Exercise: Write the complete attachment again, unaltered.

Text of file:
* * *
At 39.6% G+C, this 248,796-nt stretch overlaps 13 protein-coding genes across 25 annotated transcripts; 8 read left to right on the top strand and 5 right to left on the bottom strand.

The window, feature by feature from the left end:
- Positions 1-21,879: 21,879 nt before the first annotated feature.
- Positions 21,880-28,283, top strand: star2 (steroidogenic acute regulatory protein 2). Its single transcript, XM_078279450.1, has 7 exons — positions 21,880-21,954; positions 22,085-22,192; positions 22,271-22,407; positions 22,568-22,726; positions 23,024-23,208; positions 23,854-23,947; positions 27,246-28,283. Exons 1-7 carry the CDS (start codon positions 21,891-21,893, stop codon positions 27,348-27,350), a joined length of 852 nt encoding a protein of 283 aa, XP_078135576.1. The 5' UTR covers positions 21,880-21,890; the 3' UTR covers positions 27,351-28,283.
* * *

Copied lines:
At 39.6% G+C, this 248,796-nt stretch overlaps 13 protein-coding genes across 25 annotated transcripts; 8 read left to right on the top strand and 5 right to left on the bottom strand.

The window, feature by feature from the left end:
- Positions 1-21,879: 21,879 nt before the first annotated feature.
- Positions 21,880-28,283, top strand: star2 (steroidogenic acute regulatory protein 2). Its single transcript, XM_078279450.1, has 7 exons — positions 21,880-21,954; positions 22,085-22,192; positions 22,271-22,407; positions 22,568-22,726; positions 23,024-23,208; positions 23,854-23,947; positions 27,246-28,283. Exons 1-7 carry the CDS (start codon positions 21,891-21,893, stop codon positions 27,348-27,350), a joined length of 852 nt encoding a protein of 283 aa, XP_078135576.1. The 5' UTR covers positions 21,880-21,890; the 3' UTR covers positions 27,351-28,283.